Tag Archives: bbs

Slack API documentation mentions BBS door games

Screenshot of Slack API example that includes list of BBS door games.

I discovered tonight that Slack’s API documentation has a page which uses a list of BBS door games as an example of how to create option fields.

Pretty wild. I would love to know who was responsible for that. Whoever you are, my hat’s off to you!

Gary Martin, creator of “TradeWars 2002”

Gary Martin created TradeWars 2002, “the granddaddy of all BBS games” which has been played by tens of thousands of enthusiasts around the world.

Gary Martin

In this interview, Martin discusses rocking the University of Kansas campus as a DJ, founding Martech Software, and running one of the biggest bulletin board systems. He also describes two tantalizing projects that never came to fruition: “TradeWars 2112” and “Draconis”.

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Archiving 300,000 Fidonet messages

In 2015, I began looking for archives of networked BBS messageboards, hoping to find contemporary discussions of BBS door games from the 1990s. The best source I found was the fidonet.ozzmosis.com archive.

The Ozzmosis archive is awesome — and it’s still active, archiving any new messages posted to Fidonet. (yes, Fidonet still exists!) But I quickly realized the archive was heavily weighted to the new millenium. I analyzed the dates of every message in the Ozzmosis archive, and found that, only 7% of the archive was from years prior to 2000.

That realization set me on a search. I began visiting long-running BBSes, looking for caches of old Fidonet messages.

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Who needs SVG when you’ve got ANSI?

Presidential election years are great times to work at a news organization. As a designer at a newspaper, I love to explore the cool election maps developed by folks at places like the New York Times or the Guardian.

FiveThirtyEight's Election Forecast map

My favorite is probably the 2016 Election Forecast from FiveThirtyEight.com, which is full of cool visualizations, and great analysis.

The explosion of great apps like this is made possible by modern libraries like D3.js, and formats like SVG. But what if you took away all the visual horsepower?

What would a retro BBS version of such an app look like, with all the inherent limitations of an ancient terminal: few colors (16, with caveats), low resolution (80×24), etc ?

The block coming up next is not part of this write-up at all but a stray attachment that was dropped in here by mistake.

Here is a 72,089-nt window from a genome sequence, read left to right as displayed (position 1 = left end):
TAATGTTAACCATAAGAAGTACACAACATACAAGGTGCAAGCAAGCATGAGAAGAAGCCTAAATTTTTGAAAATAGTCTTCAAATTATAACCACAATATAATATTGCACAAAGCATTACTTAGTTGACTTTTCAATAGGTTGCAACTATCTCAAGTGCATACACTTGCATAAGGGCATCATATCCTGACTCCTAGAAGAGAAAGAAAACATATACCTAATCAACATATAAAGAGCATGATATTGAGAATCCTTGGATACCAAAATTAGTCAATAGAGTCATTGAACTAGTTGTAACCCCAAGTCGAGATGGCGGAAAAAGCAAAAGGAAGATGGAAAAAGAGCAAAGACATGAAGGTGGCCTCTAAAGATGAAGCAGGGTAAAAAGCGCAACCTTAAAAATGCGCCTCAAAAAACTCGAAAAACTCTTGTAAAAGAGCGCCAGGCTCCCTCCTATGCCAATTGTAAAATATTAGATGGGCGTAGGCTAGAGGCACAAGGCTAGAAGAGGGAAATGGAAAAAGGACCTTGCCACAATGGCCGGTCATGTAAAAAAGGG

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ANSI mermaid swims in parallax

I made it into an artpack!

It’s no exaggeration to say that as a kid I always admired the guys in the artscene. I saw their work from afar, and they inspired me to dabble in ANSI myself. I didn’t produce anything memorable, and I certainly never tried anything ambitious, like a character portrait.

So I never imagined I’d have anything make it into an artpack. But 20 years later, somehow it has happened!

ANSI mermaid animation

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Talking BBSes on the Electric Dreams podcast

Earlier this year, a new BBS-related podcast debuted: Electric Dreams.

Host Mike Whalen emailed me to invite me onto the show, and of course I said yes. He interviewed me in March, and I understand he also interviewed other folks like Ken Gagne. The podcast series debuted later that month, and it sounded great!

Unfortunately, it only lasted a few episodes. New opportunities took away Mike’s free time, and that was that. Real life has a habit of getting in the way of BBS projects. I know that all too well in my own life.

My episode never saw the light of day. … Until now!

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ANSI tile map

A screenshot from my ANSI tile map experiment. The map requires a 132x60 terminal window.

A screenshot from my ANSI tile map experiment. The map requires a 132×60 terminal window.

Earlier this year I described how we used Synchronet’s Javascript support plus its Frame and Sprite libraries to produce some pretty cool ANSI animation effects, including a sprite walking in front of a parallax-scrolling background.

Recently I’ve been experimenting with how to make maps.

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Parallax-scrolling effect … in ANSI

This animated GIF shows an animated ANSI sprite walking in front of a parallax-scrolling forest background.

This animated GIF shows an animated ANSI sprite walking in front of a parallax-scrolling forest background.

Every so often I’ve been experimenting with Synchronet BBS’s Javascript capabilities, as I try to figure out how to make a BBS door game with my daughter.

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Hatari, Lantronix, and CosmosEx: My quixotic quest to play “Thieves Guild”

Allow me introduce you to the “Thieves Guild Emulator,” a graphical front-end client for the Atari ST BBS game “Thieves Guild.”

(Update: I have replaced the original video I posted with a new version that includes the game’s sound effects, as well as some gory combat)

It took me a long time to reach the point where I could make that video. In this blog post, I’m going to explain that journey. I’ll also tell you a bit about the game itself. In fact, maybe that’s where I should begin.

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Introducing my new game, “Doubles”

Remember how I mentioned in a previous post that I was writing two new BBS doors? One was called “Jewel Mountain,” an experimental project I’m making for my daughter; the other was “Sports Stats,” which would let users see standings and scores for baseball and basketball.

Well, a third project came up and leapfrogged those two. I’m calling it “Doubles,” and if you have a Synchronet BBS, you can download and install it right now from my GitHub.

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